NEWPORT NEWS, Va., Oct. 13 /PRNewswire/ -- "We were ready to start a family when a mammogram revealed an abnormal mass in my left breast," said Staci Sansolo, 34, of New Jersey. A biopsy revealed the mass was not cancer, but a second-round test found another area of concern.
Due to family history of breast cancer, Sansolo underwent Molecular Breast Imaging/Breast-Specific Gamma Imaging (MBI/BSGI) to rule out any additional abnormalities. The new diagnostic technology found another suspicious area, and this time a biopsy confirmed malignancy. Staci's cancer was found at the earliest stage thanks to MBI/BSGI.
With MBI/BSGI, physicians are able to view cellular activity that can reveal breast cancer, even in difficult-to-screen breasts. This new technology helps physicians and their patients "see what matters" and discover cancer early so treatment can begin and greatly increase the chances for survival.
MBI/BSGI utilizes a high-resolution, compact gamma camera called the Dilon 6800(R). The patient receives a pharmaceutical tracing agent that is absorbed by all the cells in the body. Due to their increased rate of metabolic activity, cancerous cells in the breast absorb a greater amount of the tracing agent than normal, healthy cells and generally appear as "dark spots" on the MBI/BSGI image. BSGI is used as a follow-up to mammography, and is especially useful for patients who have dense breasts, scar tissue, implants, or palpable lesions that cannot be detected using mammography or ultrasound.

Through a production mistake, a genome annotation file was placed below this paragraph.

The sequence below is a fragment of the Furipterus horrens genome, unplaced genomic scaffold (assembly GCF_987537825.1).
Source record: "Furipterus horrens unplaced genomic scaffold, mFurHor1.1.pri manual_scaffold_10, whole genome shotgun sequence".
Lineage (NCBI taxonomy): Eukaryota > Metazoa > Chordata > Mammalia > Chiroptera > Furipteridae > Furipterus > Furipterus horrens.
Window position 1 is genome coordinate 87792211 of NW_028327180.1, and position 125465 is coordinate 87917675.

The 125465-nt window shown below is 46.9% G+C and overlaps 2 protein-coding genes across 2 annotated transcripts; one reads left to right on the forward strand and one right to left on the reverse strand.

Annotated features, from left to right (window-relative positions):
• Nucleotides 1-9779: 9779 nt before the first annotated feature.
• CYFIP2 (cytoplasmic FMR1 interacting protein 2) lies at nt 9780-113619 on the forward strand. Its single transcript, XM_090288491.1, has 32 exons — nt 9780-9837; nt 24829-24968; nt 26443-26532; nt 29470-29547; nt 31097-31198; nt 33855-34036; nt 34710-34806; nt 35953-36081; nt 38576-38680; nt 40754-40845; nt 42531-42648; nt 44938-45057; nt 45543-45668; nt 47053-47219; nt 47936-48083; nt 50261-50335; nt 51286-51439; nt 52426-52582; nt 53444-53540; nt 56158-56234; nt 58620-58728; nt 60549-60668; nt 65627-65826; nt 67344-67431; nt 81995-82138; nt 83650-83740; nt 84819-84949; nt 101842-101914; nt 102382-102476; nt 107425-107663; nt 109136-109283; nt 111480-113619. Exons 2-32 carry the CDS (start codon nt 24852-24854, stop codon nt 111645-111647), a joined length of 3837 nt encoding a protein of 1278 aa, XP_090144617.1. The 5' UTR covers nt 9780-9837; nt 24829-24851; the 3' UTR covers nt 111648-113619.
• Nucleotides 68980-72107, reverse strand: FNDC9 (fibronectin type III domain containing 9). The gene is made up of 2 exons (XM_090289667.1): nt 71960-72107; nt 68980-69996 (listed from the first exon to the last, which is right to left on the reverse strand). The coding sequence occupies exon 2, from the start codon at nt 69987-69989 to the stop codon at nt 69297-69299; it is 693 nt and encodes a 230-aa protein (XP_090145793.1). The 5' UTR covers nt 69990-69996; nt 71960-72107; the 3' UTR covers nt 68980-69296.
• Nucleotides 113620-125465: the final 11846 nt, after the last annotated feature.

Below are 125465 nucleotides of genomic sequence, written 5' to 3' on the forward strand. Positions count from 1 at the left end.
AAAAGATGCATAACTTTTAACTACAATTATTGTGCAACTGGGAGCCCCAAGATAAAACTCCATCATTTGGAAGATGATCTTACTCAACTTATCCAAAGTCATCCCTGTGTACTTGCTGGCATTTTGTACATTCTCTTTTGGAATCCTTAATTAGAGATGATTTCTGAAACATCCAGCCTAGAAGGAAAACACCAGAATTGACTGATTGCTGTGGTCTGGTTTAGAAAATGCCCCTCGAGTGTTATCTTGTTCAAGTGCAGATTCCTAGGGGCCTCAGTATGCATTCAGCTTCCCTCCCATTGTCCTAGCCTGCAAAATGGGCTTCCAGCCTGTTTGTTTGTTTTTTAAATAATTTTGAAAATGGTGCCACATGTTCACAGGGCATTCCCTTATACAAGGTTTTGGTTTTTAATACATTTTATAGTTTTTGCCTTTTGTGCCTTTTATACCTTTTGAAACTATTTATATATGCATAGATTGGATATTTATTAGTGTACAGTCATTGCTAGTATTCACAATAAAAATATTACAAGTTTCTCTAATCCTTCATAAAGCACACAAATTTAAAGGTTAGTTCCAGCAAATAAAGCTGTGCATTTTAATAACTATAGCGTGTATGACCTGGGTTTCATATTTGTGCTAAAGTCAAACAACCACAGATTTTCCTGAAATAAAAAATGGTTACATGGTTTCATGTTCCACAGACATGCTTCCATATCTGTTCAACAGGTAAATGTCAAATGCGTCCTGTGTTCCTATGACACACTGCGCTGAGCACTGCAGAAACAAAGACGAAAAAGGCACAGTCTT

A Second Opinion
When Sansolo's mammogram came back abnormal, her mother, a breast cancer survivor, suggested a second opinion from her own physician, Dr. Susan K. Boolbol, Chief of Breast Surgery at Beth Israel Medical Center, New York. It was Dr. Boolbol who ordered the MBI/BSGI test.
A 2009 study from Beth Israel Medical Center revealed that additional breast cancer was found in 9 percent of patients when screened with MBI/BSGI, as presented at the American Society of Breast Surgeons 2009 Annual Meeting in San Diego.
"Especially in this month of breast cancer awareness, women need to know about new diagnostic tools that are helping to detect breast cancer," said Dr. Boolbol. "Technology is making it possible to perform tests in addition to mammography and ultrasound. BSGI is one more tool that we use to diagnose breast cancer early."
Thanks to the new technology of MBI/BSGI, Sansolo is enjoying motherhood with her baby girl and husband - an experience that may have been cut short if her cancer was not found so early.
"It gives me peace of mind to know that MBI/BSGI pinpointed the cancer and found what the mammograms and ultrasounds did not," said Sansolo. "Without it, who knows if my cancer would have been detected as quickly as it was."
See and Say What Matters. . ..
Dilon Diagnostics(R), makers of the Dilon 6800(R) Gamma Camera, is encouraging women like Staci to share their personal stories about breast cancer at the Dilon Diagnostics Facebook fan page http://www.facebook.com/pages/DilonDiagnostics/115144928729?ref=ts.
About Dilon Diagnostics
Dilon Diagnostics, a brand of Dilon Technologies Inc., is bringing innovative medical imaging products to market. Dilon's cornerstone product, the Dilon 6800, is a high-resolution, compact gamma camera, optimized to perform BSGI, a molecular breast imaging procedure which images the metabolic activity of breast lesions through radiotracer uptake. Many leading medical centers around the country are now offering BSGI to their patients, including: Cornell University Medical Center, New York; George Washington University Medical Center, Washington, D.C.; and The Rose, Houston. For more information on Dilon Diagnostics please visit www.dilon.com.
SOURCE Dilon Diagnostics
CONTACT: Nancy F. Morter of Dilon Diagnostics, Cell, +1-757-589-3914, or
Office, +1-757-269-4910, Ext. 302, email@example.com
Web site: http://www.dilon.com/